Jan 16, 2017 | Hundreds of Greater Boston residents convened at the Boston Public Library yesterday for a demonstration of shared commitment to the rights and values essential to a democracy. The program featured authors, civic leaders, and young writers, as well as special guests Anita Walker, Executive Director of the Massachusetts Cultural Council, and Boston City Councilor Ayanna Pressley.
The goal of Greater Boston Writers Resist was not only to articulate values and reflect critically on the historical moment—though these are crucial activities; democracy is an empire of the word—but also to bolster our common will to act. We must commit to a sustained and intensely personal defense of these rights and values while supporting civic institutions that nurture them.
Watch the complete video of the reading:
I would suggest one concrete act here. Make a donation—right now, why not?—to a worthy civic institution, such as the Massachusetts Immigrant and Refugee Advocacy Coalition (MIRA). Comprising 130 service organizations, MIRA provides critical support to a community that has been explicitly targeted. Consider a donation to help defend our friends, neighbors, and family. It only takes a minute.
I want to extend my very sincere thanks to the participants, the far-greater-than-capacity audience, my fellow organizers, and the many event co-sponsors.
—Daniel Evans Pritchard
Five days before Donald Trump swears to preserve and protect the Constitution of the United States, on the birthday of Martin Luther King, Jr, writers & activists will gather in fifty cities across three continents for a counter-inaugural demonstration: #WritersResist.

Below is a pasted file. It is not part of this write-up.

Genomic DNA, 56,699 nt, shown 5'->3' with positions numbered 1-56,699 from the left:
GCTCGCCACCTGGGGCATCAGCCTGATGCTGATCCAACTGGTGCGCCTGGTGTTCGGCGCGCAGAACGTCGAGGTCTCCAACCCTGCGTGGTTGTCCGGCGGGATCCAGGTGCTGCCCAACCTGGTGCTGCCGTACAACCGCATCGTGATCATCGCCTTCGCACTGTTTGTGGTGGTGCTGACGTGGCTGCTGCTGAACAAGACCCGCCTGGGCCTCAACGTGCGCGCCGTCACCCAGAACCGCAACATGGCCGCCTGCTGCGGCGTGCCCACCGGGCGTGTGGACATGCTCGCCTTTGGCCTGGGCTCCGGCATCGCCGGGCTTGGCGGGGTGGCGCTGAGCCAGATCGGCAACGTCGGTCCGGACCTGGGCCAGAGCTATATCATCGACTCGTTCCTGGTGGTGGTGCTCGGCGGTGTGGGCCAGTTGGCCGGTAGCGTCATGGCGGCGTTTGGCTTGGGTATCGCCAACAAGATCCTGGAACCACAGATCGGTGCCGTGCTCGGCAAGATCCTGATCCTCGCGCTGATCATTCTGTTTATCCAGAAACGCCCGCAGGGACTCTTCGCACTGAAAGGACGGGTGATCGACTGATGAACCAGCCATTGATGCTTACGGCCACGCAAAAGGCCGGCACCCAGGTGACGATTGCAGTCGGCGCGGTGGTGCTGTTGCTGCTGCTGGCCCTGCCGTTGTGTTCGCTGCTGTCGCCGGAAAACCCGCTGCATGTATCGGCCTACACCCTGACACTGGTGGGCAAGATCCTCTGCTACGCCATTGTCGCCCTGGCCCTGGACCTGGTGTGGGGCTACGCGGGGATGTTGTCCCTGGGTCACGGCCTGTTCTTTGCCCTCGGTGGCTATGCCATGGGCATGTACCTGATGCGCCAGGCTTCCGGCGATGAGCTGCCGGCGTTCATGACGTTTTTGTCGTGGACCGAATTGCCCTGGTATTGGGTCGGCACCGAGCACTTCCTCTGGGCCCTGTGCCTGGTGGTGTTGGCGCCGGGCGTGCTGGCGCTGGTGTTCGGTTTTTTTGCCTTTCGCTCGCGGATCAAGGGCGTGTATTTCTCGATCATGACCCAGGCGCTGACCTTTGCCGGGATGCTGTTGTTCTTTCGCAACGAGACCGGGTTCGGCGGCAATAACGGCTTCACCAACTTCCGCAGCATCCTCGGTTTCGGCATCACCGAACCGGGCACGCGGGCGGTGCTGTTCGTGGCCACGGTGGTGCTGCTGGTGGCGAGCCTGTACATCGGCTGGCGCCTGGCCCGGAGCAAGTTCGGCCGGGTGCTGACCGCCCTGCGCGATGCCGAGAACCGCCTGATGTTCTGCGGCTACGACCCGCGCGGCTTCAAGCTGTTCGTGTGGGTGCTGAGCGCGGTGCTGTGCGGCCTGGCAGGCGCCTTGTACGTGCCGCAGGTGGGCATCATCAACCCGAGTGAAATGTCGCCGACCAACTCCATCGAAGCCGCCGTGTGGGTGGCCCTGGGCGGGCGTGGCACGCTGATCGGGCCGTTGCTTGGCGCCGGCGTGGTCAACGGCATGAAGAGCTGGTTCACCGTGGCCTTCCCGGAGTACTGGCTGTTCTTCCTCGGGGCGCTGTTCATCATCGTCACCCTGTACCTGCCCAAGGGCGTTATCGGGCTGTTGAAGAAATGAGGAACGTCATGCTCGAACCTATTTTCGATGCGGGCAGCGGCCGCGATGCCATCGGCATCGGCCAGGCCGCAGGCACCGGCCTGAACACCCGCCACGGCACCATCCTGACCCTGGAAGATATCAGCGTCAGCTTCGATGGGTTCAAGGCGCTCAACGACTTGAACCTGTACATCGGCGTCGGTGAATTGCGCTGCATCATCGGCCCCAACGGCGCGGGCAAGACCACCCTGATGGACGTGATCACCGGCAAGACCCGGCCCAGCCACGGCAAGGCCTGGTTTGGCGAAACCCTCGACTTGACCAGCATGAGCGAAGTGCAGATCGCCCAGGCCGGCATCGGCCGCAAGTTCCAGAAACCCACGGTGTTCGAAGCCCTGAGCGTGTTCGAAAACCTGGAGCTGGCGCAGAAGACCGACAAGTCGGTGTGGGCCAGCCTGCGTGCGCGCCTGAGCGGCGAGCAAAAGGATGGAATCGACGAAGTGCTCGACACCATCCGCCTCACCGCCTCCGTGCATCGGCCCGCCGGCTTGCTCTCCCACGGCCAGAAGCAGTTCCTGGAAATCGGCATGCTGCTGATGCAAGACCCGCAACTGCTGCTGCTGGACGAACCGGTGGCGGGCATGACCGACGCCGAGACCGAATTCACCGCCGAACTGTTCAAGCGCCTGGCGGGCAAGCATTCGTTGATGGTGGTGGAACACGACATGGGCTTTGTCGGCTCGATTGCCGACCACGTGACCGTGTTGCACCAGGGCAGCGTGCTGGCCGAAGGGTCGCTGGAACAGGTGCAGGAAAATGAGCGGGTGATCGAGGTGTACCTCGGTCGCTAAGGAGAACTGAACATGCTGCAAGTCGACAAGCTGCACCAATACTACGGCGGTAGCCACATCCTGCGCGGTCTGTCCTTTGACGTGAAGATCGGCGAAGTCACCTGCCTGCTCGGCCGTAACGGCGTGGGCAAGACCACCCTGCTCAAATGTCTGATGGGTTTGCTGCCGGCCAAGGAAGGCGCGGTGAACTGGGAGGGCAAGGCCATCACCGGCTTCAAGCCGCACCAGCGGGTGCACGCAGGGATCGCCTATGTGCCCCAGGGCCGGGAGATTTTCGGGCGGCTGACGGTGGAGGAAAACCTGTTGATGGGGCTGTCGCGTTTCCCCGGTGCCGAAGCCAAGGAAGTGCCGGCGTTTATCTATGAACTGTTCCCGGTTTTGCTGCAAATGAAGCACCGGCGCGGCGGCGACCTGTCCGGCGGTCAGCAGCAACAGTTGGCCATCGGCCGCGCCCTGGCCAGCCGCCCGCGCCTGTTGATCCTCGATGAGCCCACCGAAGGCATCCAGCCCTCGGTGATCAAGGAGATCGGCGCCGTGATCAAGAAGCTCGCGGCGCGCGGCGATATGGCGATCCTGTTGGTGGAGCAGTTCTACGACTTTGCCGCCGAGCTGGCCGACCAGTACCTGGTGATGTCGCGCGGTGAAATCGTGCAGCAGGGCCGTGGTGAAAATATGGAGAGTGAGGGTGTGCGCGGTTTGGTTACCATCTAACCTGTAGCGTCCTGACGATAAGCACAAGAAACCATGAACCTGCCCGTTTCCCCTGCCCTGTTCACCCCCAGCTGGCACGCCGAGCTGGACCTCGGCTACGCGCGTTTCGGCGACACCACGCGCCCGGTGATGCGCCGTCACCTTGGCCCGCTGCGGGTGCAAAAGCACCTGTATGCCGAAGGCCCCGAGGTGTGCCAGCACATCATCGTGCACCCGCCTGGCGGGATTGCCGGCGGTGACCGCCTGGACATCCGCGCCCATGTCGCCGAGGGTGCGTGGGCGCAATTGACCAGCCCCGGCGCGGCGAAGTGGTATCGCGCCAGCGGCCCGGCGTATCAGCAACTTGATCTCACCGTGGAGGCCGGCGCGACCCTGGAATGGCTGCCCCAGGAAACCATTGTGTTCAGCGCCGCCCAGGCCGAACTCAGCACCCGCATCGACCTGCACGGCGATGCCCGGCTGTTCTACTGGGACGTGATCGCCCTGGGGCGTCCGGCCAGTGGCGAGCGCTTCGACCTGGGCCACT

Members of Greater Boston’s diverse communities will come together on that day at the iconic Boston Public Library to re-inaugurate our shared commitment to free expression, civil rights, and the values essential to a democracy.
The event will feature two acts with a brief intermission. Space will be limited and seats will be made available on a first-come, first-serve basis.
Readings and performances in ACT I (1:30 pm start) by Rob Arnold, Laura van den Berg, Michelle Garcia, Krysten Hill, Richard Hoffman, Helen Elaine Lee, Jennifer De Leon, Marianne Leone, Michael Lowenthal, and Alma Richeh, with a special guest introduction.
Readings and performances in ACT II (est. 3:00 pm start) by Jabari Asim, Liana Asim, James Carroll, Martha Collins, Kofi Dadzie, Martín Espada, Danielle Legros Georges, Jennifer Haigh, Giles Li, Fred Marchant, Dale Peterson, Marta Rivera, and Alexis Rizzuto, with a special guest.
Greater Boston Writers Resist
January 15, 2017 / 1:30 pm
Rabb Hall, Boston Public Library
Entrance at 700 Boylston
The event is free to all. Doors open at 1:00 pm.
If you’d like updates, sign up to the email list.
You can also connect with the Boston event on Facebook.
If you have questions about Greater Boston Writers Resist, contact Critical Flame founding editor Daniel Evans Pritchard: daniel [at] danielevanspritchard [dot] com.
Greater Boston Writers Resist is independently organized and co-sponsored by PEN New England, Beacon Press, Aforementioned Productions, AGNI, Arrowsmith Press, Black Ocean, Blacksmith House Poetry Series, Boston Book Festival, Boston Review, the Center for Arabic Culture, the City of Boston’s Office of New Bostonians and Office of the Poet Laureate, CONSEQUENCE magazine, Dominican Development Center, The Greater Boston Latino Network, Grub Street, Harvard Bookstore, Harvard Review, Louder than a Bomb, Mass LEAP, Massachusetts Immigrant and Refugee Advocacy Coalition, Memorious, Ploughshares, The Poets’ Theater, PoemWorks, Post Road, Salamander, the UMASS-Boston Creative Writing MFA, the Woodberry Poetry Room, and The Critical Flame.
For more information about other WR events visit writersresist.org.
Daniel Evans Pritchard is the founding editor of The Critical Flame. His poetry, translations, and criticism can also be found at Harvard Review online, Slush Pile Magazine, Drunken Boat, Prodigal, Little Star, Rain Taxi, The Battersea Review, The Quarterly Conversation, The Buenos Aires Review, and elsewhere.